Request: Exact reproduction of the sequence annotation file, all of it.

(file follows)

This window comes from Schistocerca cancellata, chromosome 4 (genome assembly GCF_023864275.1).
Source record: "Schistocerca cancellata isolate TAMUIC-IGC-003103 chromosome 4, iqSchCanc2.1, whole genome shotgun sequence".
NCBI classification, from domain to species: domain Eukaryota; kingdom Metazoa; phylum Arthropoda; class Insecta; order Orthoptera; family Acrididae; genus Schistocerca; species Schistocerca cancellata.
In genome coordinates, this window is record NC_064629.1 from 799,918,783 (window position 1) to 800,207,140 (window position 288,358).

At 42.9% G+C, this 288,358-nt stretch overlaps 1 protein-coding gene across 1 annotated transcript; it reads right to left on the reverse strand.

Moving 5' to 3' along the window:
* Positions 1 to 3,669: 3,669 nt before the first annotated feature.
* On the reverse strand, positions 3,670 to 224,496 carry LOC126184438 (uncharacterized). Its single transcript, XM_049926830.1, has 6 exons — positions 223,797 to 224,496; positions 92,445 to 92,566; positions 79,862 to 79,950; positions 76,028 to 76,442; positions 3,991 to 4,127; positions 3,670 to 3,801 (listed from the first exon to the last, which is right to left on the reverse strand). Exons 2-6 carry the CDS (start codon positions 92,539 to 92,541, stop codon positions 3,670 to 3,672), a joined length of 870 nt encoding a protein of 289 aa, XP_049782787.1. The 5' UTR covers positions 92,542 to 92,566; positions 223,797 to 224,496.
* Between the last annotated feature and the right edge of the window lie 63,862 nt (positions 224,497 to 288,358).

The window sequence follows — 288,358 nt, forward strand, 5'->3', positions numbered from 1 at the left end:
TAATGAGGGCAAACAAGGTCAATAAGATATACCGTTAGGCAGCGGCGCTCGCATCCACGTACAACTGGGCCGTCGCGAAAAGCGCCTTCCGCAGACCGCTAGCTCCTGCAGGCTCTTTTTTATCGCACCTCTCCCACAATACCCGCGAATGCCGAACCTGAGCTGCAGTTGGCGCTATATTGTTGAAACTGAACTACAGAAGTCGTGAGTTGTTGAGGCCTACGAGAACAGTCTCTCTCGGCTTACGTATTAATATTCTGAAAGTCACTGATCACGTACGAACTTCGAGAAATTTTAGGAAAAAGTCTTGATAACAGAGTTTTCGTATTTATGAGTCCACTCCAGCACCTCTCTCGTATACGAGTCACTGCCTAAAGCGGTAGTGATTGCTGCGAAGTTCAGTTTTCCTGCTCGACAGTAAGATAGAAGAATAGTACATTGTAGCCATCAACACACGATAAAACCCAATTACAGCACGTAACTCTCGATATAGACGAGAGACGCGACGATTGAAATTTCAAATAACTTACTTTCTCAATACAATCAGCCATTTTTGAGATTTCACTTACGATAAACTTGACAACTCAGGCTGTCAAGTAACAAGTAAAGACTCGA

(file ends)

This window comes from Schistocerca cancellata, chromosome 4 (genome assembly GCF_023864275.1).
Source record: "Schistocerca cancellata isolate TAMUIC-IGC-003103 chromosome 4, iqSchCanc2.1, whole genome shotgun sequence".
NCBI classification, from domain to species: domain Eukaryota; kingdom Metazoa; phylum Arthropoda; class Insecta; order Orthoptera; family Acrididae; genus Schistocerca; species Schistocerca cancellata.
In genome coordinates, this window is record NC_064629.1 from 799,918,783 (window position 1) to 800,207,140 (window position 288,358).

At 42.9% G+C, this 288,358-nt stretch overlaps 1 protein-coding gene across 1 annotated transcript; it reads right to left on the reverse strand.

Moving 5' to 3' along the window:
* Positions 1 to 3,669: 3,669 nt before the first annotated feature.
* On the reverse strand, positions 3,670 to 224,496 carry LOC126184438 (uncharacterized). Its single transcript, XM_049926830.1, has 6 exons — positions 223,797 to 224,496; positions 92,445 to 92,566; positions 79,862 to 79,950; positions 76,028 to 76,442; positions 3,991 to 4,127; positions 3,670 to 3,801 (listed from the first exon to the last, which is right to left on the reverse strand). Exons 2-6 carry the CDS (start codon positions 92,539 to 92,541, stop codon positions 3,670 to 3,672), a joined length of 870 nt encoding a protein of 289 aa, XP_049782787.1. The 5' UTR covers positions 92,542 to 92,566; positions 223,797 to 224,496.
* Between the last annotated feature and the right edge of the window lie 63,862 nt (positions 224,497 to 288,358).

The window sequence follows — 288,358 nt, forward strand, 5'->3', positions numbered from 1 at the left end:
TAATGAGGGCAAACAAGGTCAATAAGATATACCGTTAGGCAGCGGCGCTCGCATCCACGTACAACTGGGCCGTCGCGAAAAGCGCCTTCCGCAGACCGCTAGCTCCTGCAGGCTCTTTTTTATCGCACCTCTCCCACAATACCCGCGAATGCCGAACCTGAGCTGCAGTTGGCGCTATATTGTTGAAACTGAACTACAGAAGTCGTGAGTTGTTGAGGCCTACGAGAACAGTCTCTCTCGGCTTACGTATTAATATTCTGAAAGTCACTGATCACGTACGAACTTCGAGAAATTTTAGGAAAAAGTCTTGATAACAGAGTTTTCGTATTTATGAGTCCACTCCAGCACCTCTCTCGTATACGAGTCACTGCCTAAAGCGGTAGTGATTGCTGCGAAGTTCAGTTTTCCTGCTCGACAGTAAGATAGAAGAATAGTACATTGTAGCCATCAACACACGATAAAACCCAATTACAGCACGTAACTCTCGATATAGACGAGAGACGCGACGATTGAAATTTCAAATAACTTACTTTCTCAATACAATCAGCCATTTTTGAGATTTCACTTACGATAAACTTGACAACTCAGGCTGTCAAGTAACAAGTAAAGACTCGA